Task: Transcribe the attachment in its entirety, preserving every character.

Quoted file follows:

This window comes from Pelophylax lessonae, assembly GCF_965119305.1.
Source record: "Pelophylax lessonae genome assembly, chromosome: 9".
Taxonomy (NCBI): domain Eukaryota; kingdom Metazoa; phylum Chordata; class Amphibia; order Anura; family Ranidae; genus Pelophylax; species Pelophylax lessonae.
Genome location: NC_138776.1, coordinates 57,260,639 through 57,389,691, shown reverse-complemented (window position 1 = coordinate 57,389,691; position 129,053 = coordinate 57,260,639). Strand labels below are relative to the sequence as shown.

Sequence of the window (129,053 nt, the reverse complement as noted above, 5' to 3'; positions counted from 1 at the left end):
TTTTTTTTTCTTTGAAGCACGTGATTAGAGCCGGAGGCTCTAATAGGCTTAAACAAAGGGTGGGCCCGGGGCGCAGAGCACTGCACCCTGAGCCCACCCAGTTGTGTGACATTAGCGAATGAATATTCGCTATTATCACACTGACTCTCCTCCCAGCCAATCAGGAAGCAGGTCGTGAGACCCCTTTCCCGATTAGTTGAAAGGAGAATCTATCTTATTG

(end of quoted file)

This window comes from Pelophylax lessonae, assembly GCF_965119305.1.
Source record: "Pelophylax lessonae genome assembly, chromosome: 9".
Taxonomy (NCBI): domain Eukaryota; kingdom Metazoa; phylum Chordata; class Amphibia; order Anura; family Ranidae; genus Pelophylax; species Pelophylax lessonae.
Genome location: NC_138776.1, coordinates 57,260,639 through 57,389,691, shown reverse-complemented (window position 1 = coordinate 57,389,691; position 129,053 = coordinate 57,260,639). Strand labels below are relative to the sequence as shown.

Sequence of the window (129,053 nt, the reverse complement as noted above, 5' to 3'; positions counted from 1 at the left end):
TTTTTTTTTCTTTGAAGCACGTGATTAGAGCCGGAGGCTCTAATAGGCTTAAACAAAGGGTGGGCCCGGGGCGCAGAGCACTGCACCCTGAGCCCACCCAGTTGTGTGACATTAGCGAATGAATATTCGCTATTATCACACTGACTCTCCTCCCAGCCAATCAGGAAGCAGGTCGTGAGACCCCTTTCCCGATTAGTTGAAAGGAGAATCTATCTTATTG